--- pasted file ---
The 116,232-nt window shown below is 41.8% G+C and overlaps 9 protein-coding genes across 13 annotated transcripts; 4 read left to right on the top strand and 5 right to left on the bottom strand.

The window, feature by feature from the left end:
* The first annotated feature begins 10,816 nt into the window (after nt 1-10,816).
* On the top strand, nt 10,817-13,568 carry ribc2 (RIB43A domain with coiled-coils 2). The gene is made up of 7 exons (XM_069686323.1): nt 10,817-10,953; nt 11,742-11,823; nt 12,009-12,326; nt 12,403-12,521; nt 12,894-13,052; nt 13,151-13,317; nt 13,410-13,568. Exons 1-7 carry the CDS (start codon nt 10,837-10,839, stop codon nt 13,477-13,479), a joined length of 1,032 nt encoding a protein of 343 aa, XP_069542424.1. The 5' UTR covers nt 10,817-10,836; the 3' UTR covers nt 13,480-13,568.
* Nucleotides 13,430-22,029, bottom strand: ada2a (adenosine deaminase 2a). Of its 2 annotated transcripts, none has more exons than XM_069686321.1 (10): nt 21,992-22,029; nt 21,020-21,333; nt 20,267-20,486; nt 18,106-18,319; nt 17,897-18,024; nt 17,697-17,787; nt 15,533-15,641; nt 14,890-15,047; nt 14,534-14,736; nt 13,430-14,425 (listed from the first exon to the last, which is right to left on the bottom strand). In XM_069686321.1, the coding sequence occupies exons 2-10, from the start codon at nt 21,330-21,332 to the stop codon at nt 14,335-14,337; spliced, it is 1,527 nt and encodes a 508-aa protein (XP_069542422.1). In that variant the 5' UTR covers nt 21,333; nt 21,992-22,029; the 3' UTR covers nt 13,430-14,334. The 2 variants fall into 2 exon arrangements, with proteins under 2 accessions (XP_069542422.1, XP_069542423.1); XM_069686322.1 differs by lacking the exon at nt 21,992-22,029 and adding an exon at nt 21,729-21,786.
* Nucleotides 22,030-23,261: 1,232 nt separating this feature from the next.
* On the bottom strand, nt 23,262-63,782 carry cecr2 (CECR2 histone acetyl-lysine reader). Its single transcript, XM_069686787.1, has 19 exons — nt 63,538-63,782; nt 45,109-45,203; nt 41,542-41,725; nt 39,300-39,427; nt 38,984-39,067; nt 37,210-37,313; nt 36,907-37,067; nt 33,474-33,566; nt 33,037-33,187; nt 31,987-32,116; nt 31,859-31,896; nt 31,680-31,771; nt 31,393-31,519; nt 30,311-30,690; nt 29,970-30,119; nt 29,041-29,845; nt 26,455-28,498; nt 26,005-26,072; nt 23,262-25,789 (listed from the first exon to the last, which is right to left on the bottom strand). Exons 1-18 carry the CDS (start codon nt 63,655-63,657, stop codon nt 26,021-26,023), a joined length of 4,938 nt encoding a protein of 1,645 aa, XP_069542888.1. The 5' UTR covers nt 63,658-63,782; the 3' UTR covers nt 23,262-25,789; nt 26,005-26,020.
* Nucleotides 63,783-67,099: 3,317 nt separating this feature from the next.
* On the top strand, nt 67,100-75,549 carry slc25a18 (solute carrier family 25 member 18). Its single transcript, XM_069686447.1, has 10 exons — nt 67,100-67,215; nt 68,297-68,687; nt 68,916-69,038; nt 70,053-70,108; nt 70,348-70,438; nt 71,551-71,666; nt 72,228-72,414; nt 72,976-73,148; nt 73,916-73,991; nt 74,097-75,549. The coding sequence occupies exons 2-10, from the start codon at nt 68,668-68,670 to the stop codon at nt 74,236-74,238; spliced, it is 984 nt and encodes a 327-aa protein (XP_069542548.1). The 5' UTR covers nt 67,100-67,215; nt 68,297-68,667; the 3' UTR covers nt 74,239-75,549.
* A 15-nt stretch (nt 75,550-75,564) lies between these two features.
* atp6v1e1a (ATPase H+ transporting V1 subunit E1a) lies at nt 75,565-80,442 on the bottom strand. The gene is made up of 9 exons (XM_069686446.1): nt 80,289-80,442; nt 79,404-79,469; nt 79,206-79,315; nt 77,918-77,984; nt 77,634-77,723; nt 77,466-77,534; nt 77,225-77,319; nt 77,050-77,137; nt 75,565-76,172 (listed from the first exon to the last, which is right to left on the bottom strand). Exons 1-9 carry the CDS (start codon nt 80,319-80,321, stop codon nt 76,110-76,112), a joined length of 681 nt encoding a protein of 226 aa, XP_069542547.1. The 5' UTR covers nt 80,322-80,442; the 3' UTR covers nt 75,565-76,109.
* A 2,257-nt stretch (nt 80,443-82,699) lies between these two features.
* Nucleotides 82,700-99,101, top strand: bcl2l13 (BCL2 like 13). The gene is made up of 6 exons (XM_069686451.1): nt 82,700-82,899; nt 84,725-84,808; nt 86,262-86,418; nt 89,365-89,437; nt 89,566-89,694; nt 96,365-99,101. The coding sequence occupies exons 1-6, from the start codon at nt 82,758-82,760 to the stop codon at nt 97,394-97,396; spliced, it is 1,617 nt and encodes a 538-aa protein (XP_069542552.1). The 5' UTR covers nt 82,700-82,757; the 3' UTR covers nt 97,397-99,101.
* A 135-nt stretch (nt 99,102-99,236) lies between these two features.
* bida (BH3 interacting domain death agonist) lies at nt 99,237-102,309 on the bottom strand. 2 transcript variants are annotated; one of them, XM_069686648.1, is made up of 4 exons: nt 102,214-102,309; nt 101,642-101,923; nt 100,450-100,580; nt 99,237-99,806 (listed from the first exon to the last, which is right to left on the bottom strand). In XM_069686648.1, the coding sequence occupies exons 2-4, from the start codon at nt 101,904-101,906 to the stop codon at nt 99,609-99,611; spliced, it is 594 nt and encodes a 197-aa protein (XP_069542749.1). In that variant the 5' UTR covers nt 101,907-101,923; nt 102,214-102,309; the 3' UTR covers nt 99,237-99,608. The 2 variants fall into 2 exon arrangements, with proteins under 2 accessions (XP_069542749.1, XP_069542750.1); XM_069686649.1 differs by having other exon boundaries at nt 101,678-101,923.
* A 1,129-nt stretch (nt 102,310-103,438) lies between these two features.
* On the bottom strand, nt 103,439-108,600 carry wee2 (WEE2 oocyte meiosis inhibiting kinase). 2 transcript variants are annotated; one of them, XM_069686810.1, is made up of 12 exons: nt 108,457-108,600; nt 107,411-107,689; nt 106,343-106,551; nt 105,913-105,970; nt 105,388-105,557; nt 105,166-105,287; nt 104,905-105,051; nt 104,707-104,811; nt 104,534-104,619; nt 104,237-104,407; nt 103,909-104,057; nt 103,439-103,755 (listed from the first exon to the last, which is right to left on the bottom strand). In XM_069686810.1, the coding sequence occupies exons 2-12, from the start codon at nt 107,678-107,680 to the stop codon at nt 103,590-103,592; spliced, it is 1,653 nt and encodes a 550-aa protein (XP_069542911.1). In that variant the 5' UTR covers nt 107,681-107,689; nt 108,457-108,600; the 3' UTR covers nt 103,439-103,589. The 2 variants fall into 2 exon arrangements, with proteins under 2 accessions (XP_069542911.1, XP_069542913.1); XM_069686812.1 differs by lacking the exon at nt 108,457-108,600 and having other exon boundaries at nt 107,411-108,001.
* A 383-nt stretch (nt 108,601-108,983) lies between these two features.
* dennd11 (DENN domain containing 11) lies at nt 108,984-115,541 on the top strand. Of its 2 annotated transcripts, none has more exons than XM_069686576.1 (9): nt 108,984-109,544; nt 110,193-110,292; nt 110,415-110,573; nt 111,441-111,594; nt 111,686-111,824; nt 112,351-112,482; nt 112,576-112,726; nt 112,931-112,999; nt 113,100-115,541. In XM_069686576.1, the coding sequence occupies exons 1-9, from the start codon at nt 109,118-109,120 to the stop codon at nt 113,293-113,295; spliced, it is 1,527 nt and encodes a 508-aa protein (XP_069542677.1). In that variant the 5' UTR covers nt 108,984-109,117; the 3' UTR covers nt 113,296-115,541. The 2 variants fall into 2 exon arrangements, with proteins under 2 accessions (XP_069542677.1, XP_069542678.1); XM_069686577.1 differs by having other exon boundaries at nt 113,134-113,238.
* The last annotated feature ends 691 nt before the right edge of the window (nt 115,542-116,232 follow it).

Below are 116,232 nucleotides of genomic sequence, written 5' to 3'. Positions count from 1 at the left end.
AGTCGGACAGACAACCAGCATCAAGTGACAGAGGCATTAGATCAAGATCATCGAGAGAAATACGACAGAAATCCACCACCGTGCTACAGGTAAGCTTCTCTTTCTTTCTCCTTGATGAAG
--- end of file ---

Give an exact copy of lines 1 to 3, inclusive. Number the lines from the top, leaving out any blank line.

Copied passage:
The 116,232-nt window shown below is 41.8% G+C and overlaps 9 protein-coding genes across 13 annotated transcripts; 4 read left to right on the top strand and 5 right to left on the bottom strand.

The window, feature by feature from the left end:
* The first annotated feature begins 10,816 nt into the window (after nt 1-10,816).